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- Last updated: 19/01/2017
When I started shooting all those years ago there was only one budget-orientated shotgun brand and that was Baikal. The butt of every known shotgunning joke, the great thing about these Russian shotguns was that they were cheap to buy, rarely, if ever, went wrong and would stand up to years of neglect and abuse.
Move on more than a few years and when Gunmart ran a competition for two readers to enjoy two days hunting in Sweden, the guns we used were Baikals, duct tape holding the forend in place on the one I used. Of indeterminate vintage, it might have been old and well-used but it still shot well and handled magnum loads as if they were nothing out of the ordinary.
Why Baikals? You might ask. Nothing to do with the price, it’s because, according to the locals, it was only these Russian-built shotguns that would standup to the harsh Scandinavian conditions. To a man the consensus of opinion was ‘If it’ll stand up to an Ivan, it’ll stand up to anything’, a more than laudable theory given how cold it seems to be all year round.
If Baikals have a problem here in the UK, it’s that the various Turkish makers now build more refined shotguns for the same price. Similarly, if there’s one thing about a Baikal, it’s that it’s not in the great scheme of things the most refined 12-bore you’ll ever handle. Solid and reliable, these Russian shotguns have always had that roughhoned from solid sensation. The sort of shotgun that not so much ideal as a regular companion in a 4x4, but an over-under that’ll positively leap in the driver’s seat.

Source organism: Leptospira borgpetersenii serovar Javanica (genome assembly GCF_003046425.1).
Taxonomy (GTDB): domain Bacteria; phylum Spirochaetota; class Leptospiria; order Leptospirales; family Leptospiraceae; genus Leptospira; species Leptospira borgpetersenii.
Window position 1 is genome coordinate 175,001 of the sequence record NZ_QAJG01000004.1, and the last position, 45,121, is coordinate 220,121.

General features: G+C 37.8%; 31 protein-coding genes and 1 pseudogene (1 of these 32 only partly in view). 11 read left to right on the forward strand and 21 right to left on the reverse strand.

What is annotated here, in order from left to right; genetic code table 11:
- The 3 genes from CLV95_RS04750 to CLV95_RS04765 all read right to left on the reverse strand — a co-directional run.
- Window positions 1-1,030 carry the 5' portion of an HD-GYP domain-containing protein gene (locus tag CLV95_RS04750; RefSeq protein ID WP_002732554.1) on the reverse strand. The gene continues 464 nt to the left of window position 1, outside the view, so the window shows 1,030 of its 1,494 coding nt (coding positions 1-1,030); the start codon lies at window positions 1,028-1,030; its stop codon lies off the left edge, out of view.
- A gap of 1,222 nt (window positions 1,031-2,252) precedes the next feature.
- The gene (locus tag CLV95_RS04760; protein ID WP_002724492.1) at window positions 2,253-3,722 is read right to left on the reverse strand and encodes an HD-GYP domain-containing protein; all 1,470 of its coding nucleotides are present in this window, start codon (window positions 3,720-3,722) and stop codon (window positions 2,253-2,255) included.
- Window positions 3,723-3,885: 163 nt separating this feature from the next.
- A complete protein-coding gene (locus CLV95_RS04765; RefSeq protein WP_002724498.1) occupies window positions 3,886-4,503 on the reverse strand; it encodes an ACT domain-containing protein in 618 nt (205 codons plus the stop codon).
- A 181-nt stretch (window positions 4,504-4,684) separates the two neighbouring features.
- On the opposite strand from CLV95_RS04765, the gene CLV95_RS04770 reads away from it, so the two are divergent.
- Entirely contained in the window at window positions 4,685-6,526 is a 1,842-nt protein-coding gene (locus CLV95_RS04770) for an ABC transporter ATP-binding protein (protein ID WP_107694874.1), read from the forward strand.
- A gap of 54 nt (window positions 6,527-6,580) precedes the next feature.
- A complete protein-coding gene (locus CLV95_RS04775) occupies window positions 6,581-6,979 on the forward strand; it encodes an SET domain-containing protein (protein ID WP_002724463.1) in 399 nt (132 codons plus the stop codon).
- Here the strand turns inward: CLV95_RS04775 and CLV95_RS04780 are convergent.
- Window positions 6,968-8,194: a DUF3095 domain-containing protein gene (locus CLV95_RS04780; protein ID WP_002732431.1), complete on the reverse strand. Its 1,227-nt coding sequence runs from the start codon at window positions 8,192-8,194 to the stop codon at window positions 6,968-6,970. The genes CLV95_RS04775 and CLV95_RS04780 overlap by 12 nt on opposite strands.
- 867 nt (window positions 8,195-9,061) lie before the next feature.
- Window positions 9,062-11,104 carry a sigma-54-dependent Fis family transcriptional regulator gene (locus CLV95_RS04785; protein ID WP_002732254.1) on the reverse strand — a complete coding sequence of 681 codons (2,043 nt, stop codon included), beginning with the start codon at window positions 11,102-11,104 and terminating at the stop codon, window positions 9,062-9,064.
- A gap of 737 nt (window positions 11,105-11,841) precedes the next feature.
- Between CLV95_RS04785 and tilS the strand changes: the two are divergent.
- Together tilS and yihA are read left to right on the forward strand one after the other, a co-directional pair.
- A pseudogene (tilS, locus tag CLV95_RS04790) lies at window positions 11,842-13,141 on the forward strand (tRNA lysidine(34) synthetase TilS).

Since Baikal originally came into being back in 1942, all their shotguns have been plain and straightforward, the somewhat infeasible named 27EM-MIC (on test here) being no exception. That said, the one on test was the upmarket version complete with a nickel-plated silvered action with two small scrolls added and stippled fences. Apart from that the gun is identical to the more familiar black action version of the same unfathomable name.
Inside the usual blue and white box, complete with a wolf leaping off the lid, is a gun clad in a dark oiled walnut stock with a deep honeycombed recoil pad. Fitted with sling swivels whether you want them or not, the oiled timber has been selected to last, the oil finish deep and rich. The grip is narrow and open, hinting that most users of this Baikal will probably be wearing gloves, the forend’s Beaverstyle profile providing a good, firm grip, small panels of well defined checkering adding to the security of the shooter’s hold.